My father was actively involved with the Hungarian Zionist Organization and, unlike other Hungarian Jews, he did not lull himself into a false sense of security, trusting that the “civilized” Germans and Hungarians would never harm the Jews. He believed the unbelievable stories of persecution told by the refugees from Nazi-occupied countries; he believed even the inconceivable accounts of concentration camps that the few escaped inmates had brought with them. That spring my father had managed to procure false documents for me. Were those documents copied or forged? In any case, they were my entry into the Christian Hungarian community. With the help of Mária Babar, a devout Catholic who had previously worked for our family, it was arranged for me to hide with the Ursuline nuns.
My mother had made a courageous and painful decision by taking this walk with me under the festive wild chestnuts toward the convent of the Ursuline nuns on Stefánia Street near the Városliget, the city park where I had played with my nanny only a few months before. My mother rang the outer bell on the gate of the tall, black iron railing that surrounded the convent. Behind it was a garden, where I seem to remember yellow dandelions dotting the shaggy grass that looked as though it badly needed a trim. When I recently managed to contact the Hungarian Ursuline nuns, they sent me the photograph of the convent building as it was in Budapest in 1944. My memory of the iron grill railing was accurate.
On the day my mother and I arrived at the Ursuline Mother House a strange woman in a black floor-length gown opened the gate. Only a patch of her face was visible under the stiff white band across her forehead to which a starched white bib-like collar was attached. There was no glimpse of hair under the black silk veil flowing from the band to below her shoulders and secured by a pin at the top of her head. 10 tenuous threads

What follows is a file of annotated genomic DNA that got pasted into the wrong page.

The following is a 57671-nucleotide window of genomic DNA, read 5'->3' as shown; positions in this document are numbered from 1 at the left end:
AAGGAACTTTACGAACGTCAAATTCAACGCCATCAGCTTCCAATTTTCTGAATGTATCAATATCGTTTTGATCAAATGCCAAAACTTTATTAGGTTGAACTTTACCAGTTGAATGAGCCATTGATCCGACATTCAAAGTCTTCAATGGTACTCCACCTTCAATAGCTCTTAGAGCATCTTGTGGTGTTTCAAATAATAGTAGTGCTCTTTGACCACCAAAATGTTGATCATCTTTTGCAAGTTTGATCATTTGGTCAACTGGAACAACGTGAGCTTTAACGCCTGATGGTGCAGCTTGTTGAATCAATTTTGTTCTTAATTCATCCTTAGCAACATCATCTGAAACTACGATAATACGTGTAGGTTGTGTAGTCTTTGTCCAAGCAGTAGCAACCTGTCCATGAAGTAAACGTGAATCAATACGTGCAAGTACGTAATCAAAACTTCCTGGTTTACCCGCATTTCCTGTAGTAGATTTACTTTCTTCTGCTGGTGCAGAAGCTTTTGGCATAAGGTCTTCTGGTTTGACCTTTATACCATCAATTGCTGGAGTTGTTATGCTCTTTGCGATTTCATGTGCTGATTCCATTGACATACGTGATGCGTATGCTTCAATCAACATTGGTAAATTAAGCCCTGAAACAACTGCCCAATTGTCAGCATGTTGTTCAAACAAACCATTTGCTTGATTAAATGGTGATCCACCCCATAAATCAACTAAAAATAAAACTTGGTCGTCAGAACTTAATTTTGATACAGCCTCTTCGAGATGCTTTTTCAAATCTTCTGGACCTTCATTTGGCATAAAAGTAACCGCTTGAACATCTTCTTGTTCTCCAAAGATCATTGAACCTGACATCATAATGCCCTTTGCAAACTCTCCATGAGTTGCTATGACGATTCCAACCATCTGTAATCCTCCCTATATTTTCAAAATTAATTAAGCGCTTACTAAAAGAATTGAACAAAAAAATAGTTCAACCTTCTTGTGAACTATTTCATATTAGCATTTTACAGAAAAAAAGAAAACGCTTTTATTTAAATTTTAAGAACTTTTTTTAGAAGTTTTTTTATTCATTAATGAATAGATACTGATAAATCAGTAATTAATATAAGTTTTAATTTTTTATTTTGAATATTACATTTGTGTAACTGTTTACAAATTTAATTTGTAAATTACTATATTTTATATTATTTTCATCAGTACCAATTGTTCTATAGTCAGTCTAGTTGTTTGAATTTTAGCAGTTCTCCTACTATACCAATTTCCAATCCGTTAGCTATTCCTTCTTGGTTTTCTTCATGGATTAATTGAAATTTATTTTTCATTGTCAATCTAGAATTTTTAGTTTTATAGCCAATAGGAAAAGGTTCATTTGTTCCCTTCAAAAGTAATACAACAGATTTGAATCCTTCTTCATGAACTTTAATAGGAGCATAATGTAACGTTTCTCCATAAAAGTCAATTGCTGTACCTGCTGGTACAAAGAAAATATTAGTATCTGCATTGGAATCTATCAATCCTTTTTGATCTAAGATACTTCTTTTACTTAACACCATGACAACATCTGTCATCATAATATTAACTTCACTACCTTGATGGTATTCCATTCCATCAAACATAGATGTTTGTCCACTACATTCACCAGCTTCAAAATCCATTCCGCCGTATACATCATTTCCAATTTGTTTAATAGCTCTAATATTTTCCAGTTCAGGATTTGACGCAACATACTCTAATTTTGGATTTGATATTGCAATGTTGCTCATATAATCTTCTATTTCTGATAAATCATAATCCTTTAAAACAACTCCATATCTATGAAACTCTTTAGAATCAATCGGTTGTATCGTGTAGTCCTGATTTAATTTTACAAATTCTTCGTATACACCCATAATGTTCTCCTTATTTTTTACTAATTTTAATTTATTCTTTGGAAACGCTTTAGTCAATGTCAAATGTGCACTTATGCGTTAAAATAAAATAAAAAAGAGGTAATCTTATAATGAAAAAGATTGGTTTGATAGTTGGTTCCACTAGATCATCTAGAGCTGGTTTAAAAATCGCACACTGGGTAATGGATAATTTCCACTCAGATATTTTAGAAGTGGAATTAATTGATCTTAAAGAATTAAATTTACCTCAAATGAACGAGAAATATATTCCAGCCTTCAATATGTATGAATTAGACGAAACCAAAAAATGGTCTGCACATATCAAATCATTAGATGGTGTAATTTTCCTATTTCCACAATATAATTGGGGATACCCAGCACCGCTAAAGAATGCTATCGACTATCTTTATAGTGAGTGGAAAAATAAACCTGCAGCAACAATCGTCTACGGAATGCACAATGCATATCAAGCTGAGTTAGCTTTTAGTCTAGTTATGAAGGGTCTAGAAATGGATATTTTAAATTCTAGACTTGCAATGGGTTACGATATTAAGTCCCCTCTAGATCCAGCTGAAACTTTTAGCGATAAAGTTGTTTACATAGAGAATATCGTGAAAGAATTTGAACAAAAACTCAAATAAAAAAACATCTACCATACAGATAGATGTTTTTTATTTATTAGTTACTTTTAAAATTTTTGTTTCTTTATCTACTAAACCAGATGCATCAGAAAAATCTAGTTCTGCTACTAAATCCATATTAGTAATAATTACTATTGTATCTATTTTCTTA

It was the first time I had ever seen a nun this close up. My stomach seemed to constrict around a pebble I hadn’t swallowed. This is a feeling I remember distinctly, a sensation that returns whenever I confront an unavoidable crisis. She must have smiled as her hands escaped from the full sleeves of her ample dress to reach for mine because when I followed her along the path toward the yellow stucco two-storey villa, that pebble in my middle began to dissolve.
Surely my mother waved as she turned from the gate that closed behind me. We would not see each other again for more than a year. How did she say goodbye? She may have said something that ended in pipikém (my little chicken), her favourite endearment for me in Hungarian. I only remember feeling strangely relieved as she released me to follow on my own behind my new companion. From this black-clad woman’s waist swung a string of large beads ending in a cross that bounced at every lively step. When she opened the front door she had addressed me for the first time by my new name, “Ilona,” or its diminutive, “Ili.” Nobody would call me “Judit” or “Jutka” or “Juditka” for almost a year. The game now began in earnest. I was to become Ilona Papp, a Catholic child temporarily separated from her parents in the Hungarian countryside.